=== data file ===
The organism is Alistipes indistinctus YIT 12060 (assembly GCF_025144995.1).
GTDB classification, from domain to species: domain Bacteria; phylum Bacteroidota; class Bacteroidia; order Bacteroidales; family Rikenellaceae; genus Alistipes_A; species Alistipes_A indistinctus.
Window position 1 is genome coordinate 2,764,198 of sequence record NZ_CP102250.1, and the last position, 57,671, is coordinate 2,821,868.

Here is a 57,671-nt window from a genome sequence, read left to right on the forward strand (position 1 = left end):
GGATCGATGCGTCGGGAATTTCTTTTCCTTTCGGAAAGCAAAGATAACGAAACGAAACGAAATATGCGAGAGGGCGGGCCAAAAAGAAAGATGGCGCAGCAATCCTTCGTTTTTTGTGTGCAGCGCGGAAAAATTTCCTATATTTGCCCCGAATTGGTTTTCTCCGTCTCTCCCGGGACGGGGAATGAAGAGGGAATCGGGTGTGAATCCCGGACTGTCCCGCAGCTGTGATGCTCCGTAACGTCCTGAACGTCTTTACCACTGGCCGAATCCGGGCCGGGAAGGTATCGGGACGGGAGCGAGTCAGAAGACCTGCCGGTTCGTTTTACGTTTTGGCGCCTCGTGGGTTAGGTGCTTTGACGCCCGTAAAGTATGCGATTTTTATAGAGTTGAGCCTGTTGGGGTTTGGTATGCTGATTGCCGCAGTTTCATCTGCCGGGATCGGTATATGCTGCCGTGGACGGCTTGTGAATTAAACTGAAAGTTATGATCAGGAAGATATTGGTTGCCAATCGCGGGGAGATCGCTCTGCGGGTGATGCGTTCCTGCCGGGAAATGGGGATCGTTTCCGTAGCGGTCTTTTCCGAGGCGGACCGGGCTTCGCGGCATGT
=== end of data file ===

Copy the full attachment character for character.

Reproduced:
The organism is Alistipes indistinctus YIT 12060 (assembly GCF_025144995.1).
GTDB classification, from domain to species: domain Bacteria; phylum Bacteroidota; class Bacteroidia; order Bacteroidales; family Rikenellaceae; genus Alistipes_A; species Alistipes_A indistinctus.
Window position 1 is genome coordinate 2,764,198 of sequence record NZ_CP102250.1, and the last position, 57,671, is coordinate 2,821,868.

Here is a 57,671-nt window from a genome sequence, read left to right on the forward strand (position 1 = left end):
GGATCGATGCGTCGGGAATTTCTTTTCCTTTCGGAAAGCAAAGATAACGAAACGAAACGAAATATGCGAGAGGGCGGGCCAAAAAGAAAGATGGCGCAGCAATCCTTCGTTTTTTGTGTGCAGCGCGGAAAAATTTCCTATATTTGCCCCGAATTGGTTTTCTCCGTCTCTCCCGGGACGGGGAATGAAGAGGGAATCGGGTGTGAATCCCGGACTGTCCCGCAGCTGTGATGCTCCGTAACGTCCTGAACGTCTTTACCACTGGCCGAATCCGGGCCGGGAAGGTATCGGGACGGGAGCGAGTCAGAAGACCTGCCGGTTCGTTTTACGTTTTGGCGCCTCGTGGGTTAGGTGCTTTGACGCCCGTAAAGTATGCGATTTTTATAGAGTTGAGCCTGTTGGGGTTTGGTATGCTGATTGCCGCAGTTTCATCTGCCGGGATCGGTATATGCTGCCGTGGACGGCTTGTGAATTAAACTGAAAGTTATGATCAGGAAGATATTGGTTGCCAATCGCGGGGAGATCGCTCTGCGGGTGATGCGTTCCTGCCGGGAAATGGGGATCGTTTCCGTAGCGGTCTTTTCCGAGGCGGACCGGGCTTCGCGGCATGT